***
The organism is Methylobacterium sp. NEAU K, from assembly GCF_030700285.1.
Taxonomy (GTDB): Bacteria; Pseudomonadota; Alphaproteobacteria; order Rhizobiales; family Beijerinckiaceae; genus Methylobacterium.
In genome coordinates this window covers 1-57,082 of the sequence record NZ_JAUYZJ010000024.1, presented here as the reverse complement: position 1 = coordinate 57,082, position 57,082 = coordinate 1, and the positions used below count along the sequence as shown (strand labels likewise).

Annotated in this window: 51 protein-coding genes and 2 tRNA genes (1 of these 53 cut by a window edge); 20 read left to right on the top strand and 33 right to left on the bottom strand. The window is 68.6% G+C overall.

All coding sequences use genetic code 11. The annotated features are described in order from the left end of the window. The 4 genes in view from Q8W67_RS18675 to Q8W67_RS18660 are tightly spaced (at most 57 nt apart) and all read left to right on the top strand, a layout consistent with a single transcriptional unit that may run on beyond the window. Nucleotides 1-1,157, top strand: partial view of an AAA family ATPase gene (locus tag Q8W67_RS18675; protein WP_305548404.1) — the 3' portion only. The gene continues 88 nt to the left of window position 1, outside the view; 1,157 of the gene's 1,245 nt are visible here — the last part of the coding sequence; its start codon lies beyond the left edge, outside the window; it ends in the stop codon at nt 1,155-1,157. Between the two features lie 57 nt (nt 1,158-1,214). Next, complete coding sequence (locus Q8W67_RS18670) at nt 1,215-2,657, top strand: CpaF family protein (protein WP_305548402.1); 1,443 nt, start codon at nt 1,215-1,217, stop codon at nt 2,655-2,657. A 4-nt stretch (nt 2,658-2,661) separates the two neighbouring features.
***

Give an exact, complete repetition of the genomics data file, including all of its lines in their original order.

The organism is Methylobacterium sp. NEAU K, from assembly GCF_030700285.1.
Taxonomy (GTDB): Bacteria; Pseudomonadota; Alphaproteobacteria; order Rhizobiales; family Beijerinckiaceae; genus Methylobacterium.
In genome coordinates this window covers 1-57,082 of the sequence record NZ_JAUYZJ010000024.1, presented here as the reverse complement: position 1 = coordinate 57,082, position 57,082 = coordinate 1, and the positions used below count along the sequence as shown (strand labels likewise).

Annotated in this window: 51 protein-coding genes and 2 tRNA genes (1 of these 53 cut by a window edge); 20 read left to right on the top strand and 33 right to left on the bottom strand. The window is 68.6% G+C overall.

All coding sequences use genetic code 11. The annotated features are described in order from the left end of the window. The 4 genes in view from Q8W67_RS18675 to Q8W67_RS18660 are tightly spaced (at most 57 nt apart) and all read left to right on the top strand, a layout consistent with a single transcriptional unit that may run on beyond the window. Nucleotides 1-1,157, top strand: partial view of an AAA family ATPase gene (locus tag Q8W67_RS18675; protein WP_305548404.1) — the 3' portion only. The gene continues 88 nt to the left of window position 1, outside the view; 1,157 of the gene's 1,245 nt are visible here — the last part of the coding sequence; its start codon lies beyond the left edge, outside the window; it ends in the stop codon at nt 1,155-1,157. Between the two features lie 57 nt (nt 1,158-1,214). Next, complete coding sequence (locus Q8W67_RS18670) at nt 1,215-2,657, top strand: CpaF family protein (protein WP_305548402.1); 1,443 nt, start codon at nt 1,215-1,217, stop codon at nt 2,655-2,657. A 4-nt stretch (nt 2,658-2,661) separates the two neighbouring features.